Skip to Content

Royal Palm vs Foxtail Palm: 4 Key Differences

Hey everyone! Today, I’m excited to share a side-by-side look at two amazing palm trees: the Royal Palm and the Foxtail Palm.

The main thing that sets them apart is their size; the Royal Palm towers over the Foxtail Palm. Also, the Foxtail Palm boasts denser and fuller fronds compared to the Royal Palm.

Royal Palm vs Foxtail Palm

Royal Palm and Foxtail Palm

Royal Palm Foxtail Palm
Botanical Name Roystonea regia Wodyetia bifurcata
USDA Hardiness zone 10-11 10-11
Mature height 50–80′ (15–24 m) 15-25′ (4.5-7.5m)
Mature width 19.5′ (6 m) 10-16′ (3-4.8 m)
Growth rate fast fast
Light exposure full sun full sun
Soil well-drained well-drained
Soil pH 6.0-7.5 5.5-7.5
Watering one time per 10 days in drought one time per 10 days in drought
Diseases fungus fungus
Pests insects, mites insects, mites

1. Size

The Royal Palm can soar up to 80 feet high, given there’s ample space for both its crown and roots to spread out. On the flip side, the Foxtail Palm is more modest in stature, maxing out at 25 feet.

When it comes to the spread of their fronds, Royal Palms boast fronds that can stretch over 10 feet in length. However, due to their drooping nature, the overall width of the tree doesn’t go beyond 20 feet. The Foxtail Palm, with its fronds around 8 feet long, can have a total tree width just over 15 feet, making the width difference between the two palms less pronounced than their height disparity.

For those of you in suitable climates thinking of adding one of these palms to your outdoor space, keep in mind the Royal Palm’s grand size. It demands much more room to flourish and requires a bit more effort in terms of maintenance than the more manageable Foxtail Palm.

2. Foliage

Both palms feature slender, elongated leaves attached to lengthy fronds. The leaves of the Royal Palm are significantly longer and a tad wider compared to the Foxtail Palm’s. This larger size makes Royal Palm leaves more susceptible to drooping, and they don’t carry a high leaf count on each frond.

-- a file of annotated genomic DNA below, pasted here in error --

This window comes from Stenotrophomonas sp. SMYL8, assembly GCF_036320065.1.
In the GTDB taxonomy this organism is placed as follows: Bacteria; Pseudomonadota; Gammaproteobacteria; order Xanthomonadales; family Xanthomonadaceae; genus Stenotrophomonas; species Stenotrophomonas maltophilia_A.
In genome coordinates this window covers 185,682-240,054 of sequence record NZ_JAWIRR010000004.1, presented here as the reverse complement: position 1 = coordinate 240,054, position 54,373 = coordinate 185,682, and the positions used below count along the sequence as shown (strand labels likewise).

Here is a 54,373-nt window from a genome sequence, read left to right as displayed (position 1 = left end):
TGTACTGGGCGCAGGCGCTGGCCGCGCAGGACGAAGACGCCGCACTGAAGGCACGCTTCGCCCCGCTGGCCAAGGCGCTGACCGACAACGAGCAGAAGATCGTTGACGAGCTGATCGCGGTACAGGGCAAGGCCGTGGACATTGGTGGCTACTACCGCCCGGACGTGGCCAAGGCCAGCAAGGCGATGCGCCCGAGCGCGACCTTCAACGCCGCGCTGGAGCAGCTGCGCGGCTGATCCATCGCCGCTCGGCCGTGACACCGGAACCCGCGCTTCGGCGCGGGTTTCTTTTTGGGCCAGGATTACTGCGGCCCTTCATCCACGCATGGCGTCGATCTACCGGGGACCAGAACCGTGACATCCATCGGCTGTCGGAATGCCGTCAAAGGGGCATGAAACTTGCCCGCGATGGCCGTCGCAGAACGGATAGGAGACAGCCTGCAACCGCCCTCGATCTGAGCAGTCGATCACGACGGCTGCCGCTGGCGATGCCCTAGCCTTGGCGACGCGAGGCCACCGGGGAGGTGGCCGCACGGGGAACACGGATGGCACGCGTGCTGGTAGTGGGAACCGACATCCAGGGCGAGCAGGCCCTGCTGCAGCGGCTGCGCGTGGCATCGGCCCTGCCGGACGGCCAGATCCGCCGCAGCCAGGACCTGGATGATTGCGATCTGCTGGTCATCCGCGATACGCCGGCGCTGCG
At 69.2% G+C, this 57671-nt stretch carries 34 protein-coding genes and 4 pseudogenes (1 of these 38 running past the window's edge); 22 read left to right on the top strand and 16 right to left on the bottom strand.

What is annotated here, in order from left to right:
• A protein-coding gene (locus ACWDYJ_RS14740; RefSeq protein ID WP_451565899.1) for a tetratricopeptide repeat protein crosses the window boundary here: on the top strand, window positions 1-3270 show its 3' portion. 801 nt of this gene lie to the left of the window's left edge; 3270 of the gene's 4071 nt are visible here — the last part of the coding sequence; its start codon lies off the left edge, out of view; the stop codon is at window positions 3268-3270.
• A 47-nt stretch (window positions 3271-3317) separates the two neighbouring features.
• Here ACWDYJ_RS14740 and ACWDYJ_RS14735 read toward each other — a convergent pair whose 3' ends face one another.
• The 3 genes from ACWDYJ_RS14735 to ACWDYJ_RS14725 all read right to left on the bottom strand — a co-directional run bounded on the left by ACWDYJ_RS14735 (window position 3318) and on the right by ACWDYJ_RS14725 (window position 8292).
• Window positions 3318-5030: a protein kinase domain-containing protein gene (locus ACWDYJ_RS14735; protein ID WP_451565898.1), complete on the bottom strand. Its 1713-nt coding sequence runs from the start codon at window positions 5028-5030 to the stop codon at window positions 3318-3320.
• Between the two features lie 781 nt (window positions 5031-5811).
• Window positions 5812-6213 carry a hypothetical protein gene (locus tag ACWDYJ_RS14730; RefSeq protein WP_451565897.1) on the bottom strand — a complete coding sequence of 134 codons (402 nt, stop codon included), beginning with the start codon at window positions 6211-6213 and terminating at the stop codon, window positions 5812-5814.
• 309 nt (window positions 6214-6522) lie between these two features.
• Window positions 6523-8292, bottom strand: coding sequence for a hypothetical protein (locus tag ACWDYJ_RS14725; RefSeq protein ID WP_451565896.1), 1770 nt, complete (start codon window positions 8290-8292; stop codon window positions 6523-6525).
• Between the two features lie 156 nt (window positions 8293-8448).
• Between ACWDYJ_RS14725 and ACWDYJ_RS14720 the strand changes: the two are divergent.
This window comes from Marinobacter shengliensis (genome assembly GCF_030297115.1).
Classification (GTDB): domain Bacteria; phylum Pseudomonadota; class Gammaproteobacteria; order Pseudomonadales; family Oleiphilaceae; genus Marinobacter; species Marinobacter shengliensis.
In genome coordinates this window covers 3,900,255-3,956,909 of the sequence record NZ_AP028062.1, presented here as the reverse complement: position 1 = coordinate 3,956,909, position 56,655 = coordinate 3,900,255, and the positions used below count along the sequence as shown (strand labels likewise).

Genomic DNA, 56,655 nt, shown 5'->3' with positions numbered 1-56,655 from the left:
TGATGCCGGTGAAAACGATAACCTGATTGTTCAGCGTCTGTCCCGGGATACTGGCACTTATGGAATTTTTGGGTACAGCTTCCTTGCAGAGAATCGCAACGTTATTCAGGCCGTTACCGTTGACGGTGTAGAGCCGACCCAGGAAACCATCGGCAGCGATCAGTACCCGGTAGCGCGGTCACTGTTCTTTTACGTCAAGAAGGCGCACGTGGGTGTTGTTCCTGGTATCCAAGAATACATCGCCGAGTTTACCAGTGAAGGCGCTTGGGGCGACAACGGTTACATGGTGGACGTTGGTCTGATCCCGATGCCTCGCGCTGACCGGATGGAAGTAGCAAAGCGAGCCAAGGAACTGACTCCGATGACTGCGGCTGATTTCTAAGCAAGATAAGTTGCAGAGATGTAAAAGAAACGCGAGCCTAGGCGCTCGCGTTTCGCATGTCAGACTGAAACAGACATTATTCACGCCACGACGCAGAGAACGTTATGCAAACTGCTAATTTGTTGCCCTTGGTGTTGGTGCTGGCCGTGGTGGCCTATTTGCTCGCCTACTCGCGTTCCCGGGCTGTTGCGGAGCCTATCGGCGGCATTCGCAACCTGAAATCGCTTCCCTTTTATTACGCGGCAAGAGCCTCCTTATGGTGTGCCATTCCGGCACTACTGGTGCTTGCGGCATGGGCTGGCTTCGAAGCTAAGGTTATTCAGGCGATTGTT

Conversely, the leaves of the Foxtail Palm are shorter and narrower, leading to a more robust structure that fans out in various directions. This palm has a higher leaf count on its fronds than the Royal Palm, contributing to its bushier appearance.

Moreover, the Foxtail Palm’s fronds are shorter and don’t droop as much as those of the Royal Palm, resembling the bushy tail of a fox.

Overall, the Foxtail Palm boasts a denser, more lush crown, setting it apart with a distinctive look. The Royal Palm, with its less crowded foliage, presents the classic palm silhouette.

3. Fruits

The Foxtail Palm produces relatively large fruits, about 2 inches in diameter. Initially green, these fruits ripen to a vibrant red-orange. However, the yield of fruit from the Foxtail Palm is significantly less than that of the Royal Palm.

In contrast, the Royal Palm bears smaller fruits, typically not more than 1 inch across, with a somewhat pale coloration, making them less conspicuous than those of the Foxtail Palm.

The Royal Palm is notable for its abundant fruit production, generating large clusters that serve various uses. In certain parts of the world, its fruit is utilized as livestock feed, as a source for oil, and even in the making of medicinal products.

Besides its fruit, the Royal Palm also has other parts like roots and leaves that are harnessed for medicinal purposes and other applications. On the other hand, the Foxtail Palm is primarily valued for its decorative appeal.

4. Differences in Care

First off, it’s important to note that the Royal Palm requires a good deal of room to thrive. Make sure to plant it at least 10 feet away from any buildings or other trees. The Foxtail Palm, however, is much more flexible in terms of space and can flourish even in smaller gardens.

While the Royal Palm’s roots aren’t known to be invasive, they do need plenty of space to spread out. The ideal planting spot is a good distance from your home’s foundation in well-drained, fertile soil.

On the flip side, the Foxtail Palm might not need as much room for its roots, but it’s pickier about the soil quality. In certain regions of the U.S., this palm might struggle with nutrient deficiencies, meaning you might have to put in extra effort to enrich the soil.

When it comes to watering, the Foxtail Palm prefers a lighter touch and can be quite sensitive to too much water. The Royal Palm, with its larger stature, naturally requires more water but similarly doesn’t fare well with overwatering.